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Grapefruit, Jicama, and Avocado Breakfast Salad

Serves 3


    Grapefruit, Jicama, and Avocado Breakfast Salad

    Salad for breakfast? Trust me when I say this is a wonderful way to start your day. The grapefruit in this recipe is full of the body-boosting antioxidant vitamin C and just the smell of it may boost serotonin levels and your mood. Avocados are chock full of folic acid and omega-3s, which have both been shown to have mood-boosting benefits.


    Grapefruit, Jicama, and Avocado Breakfast Salad


    • 1 cup (250 mL) rolled oats
    • 1/4 cup (60 mL) sliced almonds or other chopped nut of choice
    • 1 Tbsp (15 mL) coconut oil
    • 2 Tbsp (30 mL) maple syrup
    • 1 Tbsp (15 mL) white chia seeds
    • 1 Tbsp (15 mL) hemp hearts
    • 1 Tbsp (15 mL) whole flaxseed
    • 1/4 tsp (1 mL) ground cinnamon
    • 1/8 tsp (0.5 mL) salt
    • 2 small red grapefruits
    • 1 cup (250 mL) julienned jicama
    • 1 ripe avocado, cut into bite-sized chunks
    • 1 Tbsp (15 mL) extra-virgin olive oil
    • 12 fresh mint leaves, torn
    • Freshly ground black pepper, to taste


    Per serving:

    • calories284
    • protein5g
    • fat18g
      • saturated fat3g
      • trans fat0g
    • carbohydrates30g
      • sugars3g
      • fibre10g
    • sodium32mg



    Place large cast iron skillet or frying pan over medium-low heat. Add rolled oats and almonds, and toast, stirring frequently, until lightly toasted and fragrant, about 2 minutes. Remove to bowl and replace pan back over medium-low heat.


    Add coconut oil and maple syrup to pan and cook until bubbly, about 30 seconds to a minute. Stir in reserved toasted oats and almonds, chia seeds, hemp hearts, flaxseed, cinnamon, and salt. Cook mixture, stirring often with heatproof spatula or wooden spoon, until it turns golden brown and fragrant, about 3 minutes. Remove pan from heat and set aside, allowing granola to cool at room temperature for at least 20 minutes. If you push granola into a pile in the centre of the pan and let cool, it will form into granola clusters. Granola will become crunchy as it cools. Granola can be stored in an airtight container for up to 1 week.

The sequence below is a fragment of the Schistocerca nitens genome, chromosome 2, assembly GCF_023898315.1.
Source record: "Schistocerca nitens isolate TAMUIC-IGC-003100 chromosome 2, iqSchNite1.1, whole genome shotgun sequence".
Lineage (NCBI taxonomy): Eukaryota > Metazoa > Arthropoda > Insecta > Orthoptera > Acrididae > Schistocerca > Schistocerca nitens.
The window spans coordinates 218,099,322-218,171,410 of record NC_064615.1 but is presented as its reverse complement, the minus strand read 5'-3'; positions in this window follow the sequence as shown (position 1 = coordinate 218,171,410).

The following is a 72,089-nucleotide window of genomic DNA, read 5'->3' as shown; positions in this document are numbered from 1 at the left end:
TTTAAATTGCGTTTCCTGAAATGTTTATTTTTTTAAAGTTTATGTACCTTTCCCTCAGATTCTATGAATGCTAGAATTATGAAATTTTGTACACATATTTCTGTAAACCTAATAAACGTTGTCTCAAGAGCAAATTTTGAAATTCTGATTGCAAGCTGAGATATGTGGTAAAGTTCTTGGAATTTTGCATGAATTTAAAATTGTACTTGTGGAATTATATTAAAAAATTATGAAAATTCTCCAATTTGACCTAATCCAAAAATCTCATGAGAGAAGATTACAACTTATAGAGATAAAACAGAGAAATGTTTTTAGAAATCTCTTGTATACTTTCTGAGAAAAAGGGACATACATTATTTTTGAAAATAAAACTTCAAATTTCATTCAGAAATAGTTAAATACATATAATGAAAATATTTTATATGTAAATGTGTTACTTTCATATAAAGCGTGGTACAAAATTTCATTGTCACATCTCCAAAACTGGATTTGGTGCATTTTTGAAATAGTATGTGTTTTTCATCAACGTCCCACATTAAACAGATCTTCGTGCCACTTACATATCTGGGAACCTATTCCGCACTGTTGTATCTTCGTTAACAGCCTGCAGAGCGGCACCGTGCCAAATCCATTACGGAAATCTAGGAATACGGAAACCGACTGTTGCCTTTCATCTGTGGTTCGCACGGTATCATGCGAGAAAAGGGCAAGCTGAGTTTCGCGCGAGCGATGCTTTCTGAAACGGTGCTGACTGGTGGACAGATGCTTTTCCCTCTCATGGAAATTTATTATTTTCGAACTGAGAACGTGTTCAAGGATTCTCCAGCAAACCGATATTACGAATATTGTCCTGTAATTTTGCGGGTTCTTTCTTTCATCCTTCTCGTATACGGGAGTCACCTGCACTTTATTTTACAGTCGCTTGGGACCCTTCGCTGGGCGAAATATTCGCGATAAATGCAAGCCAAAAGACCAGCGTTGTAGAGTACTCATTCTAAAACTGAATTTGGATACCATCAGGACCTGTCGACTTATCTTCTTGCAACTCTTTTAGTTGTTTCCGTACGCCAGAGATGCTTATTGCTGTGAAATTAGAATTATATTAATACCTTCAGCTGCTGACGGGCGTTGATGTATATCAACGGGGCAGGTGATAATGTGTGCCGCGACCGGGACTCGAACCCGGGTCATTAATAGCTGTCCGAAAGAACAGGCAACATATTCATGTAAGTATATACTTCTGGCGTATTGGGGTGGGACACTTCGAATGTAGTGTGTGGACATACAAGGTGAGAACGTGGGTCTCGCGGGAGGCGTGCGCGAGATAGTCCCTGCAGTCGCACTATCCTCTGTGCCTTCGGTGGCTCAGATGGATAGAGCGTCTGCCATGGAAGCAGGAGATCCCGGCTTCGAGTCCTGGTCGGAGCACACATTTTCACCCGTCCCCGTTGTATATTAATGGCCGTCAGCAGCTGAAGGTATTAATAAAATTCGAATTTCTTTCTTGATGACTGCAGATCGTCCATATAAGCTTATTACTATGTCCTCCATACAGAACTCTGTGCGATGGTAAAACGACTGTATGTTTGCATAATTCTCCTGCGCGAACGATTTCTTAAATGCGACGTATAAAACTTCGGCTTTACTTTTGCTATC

When ready to assemble salad, using sharp knife, cut a small slice from bottom and top of grapefruits. Place one cut side on cutting board and, working from top down, cut peel off, making sure not to leave a lot of white pith on the outside. Cut each grapefruit in half, then slice into half-moons about 1/2 in (1.25 cm) thick. Discard any seeds and place in large bowl along with jicama, avocado, and olive oil. Gently toss together and divide among 3 serving bowls. Top with sprinkle of fresh mint, ground black pepper, and 2 Tbsp (30 mL) granola on each salad.



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    B12-rich mussels are a very good and economical source of protein and iron. Steamed mussels are a classic way to enjoy seafood—and so is this rich, aromatic broth of tomato, fennel, and saffron. Be sure to allow saffron to fully infuse to get the full flavour benefit, and finish off the dish with the fragrant fennel fronds. Sustainability status Farmed mussels are considered highly sustainable due to their low impacts on the environment. They are easy to harvest, require no fertilizer or fresh water, and don’t need to be fed externally, as they get all their nutritional requirements from their marine environment. Mussel prep Selection: Look for mussels with shiny, tightly closed shells that smell of the sea. If shells are slightly open, give them a tap. Live mussels will close immediately. Storage: Keep mussels in the fridge in a shallow pan laid on top of ice. Keep them out of water and cover with a damp cloth. Ideally, consume on the day you buy them, but within two days. They need to breathe, so never keep them in a sealed plastic bag. Cleanup: In addition to being sustainable, farmed mussels tend to require less cleaning than wild mussels. Most of the fibrous “beards” that mussels use to grip solid surfaces will have been removed before sale. But if a few remain, they’re easily dispatched: grasp the beard with your thumb and forefinger and pull it toward the hinge of the mussel and give it a tug. Afterward, give mussels a quick rinse and scrub away any areas of mud or seaweed, which, with farmed mussels, will require minimal work.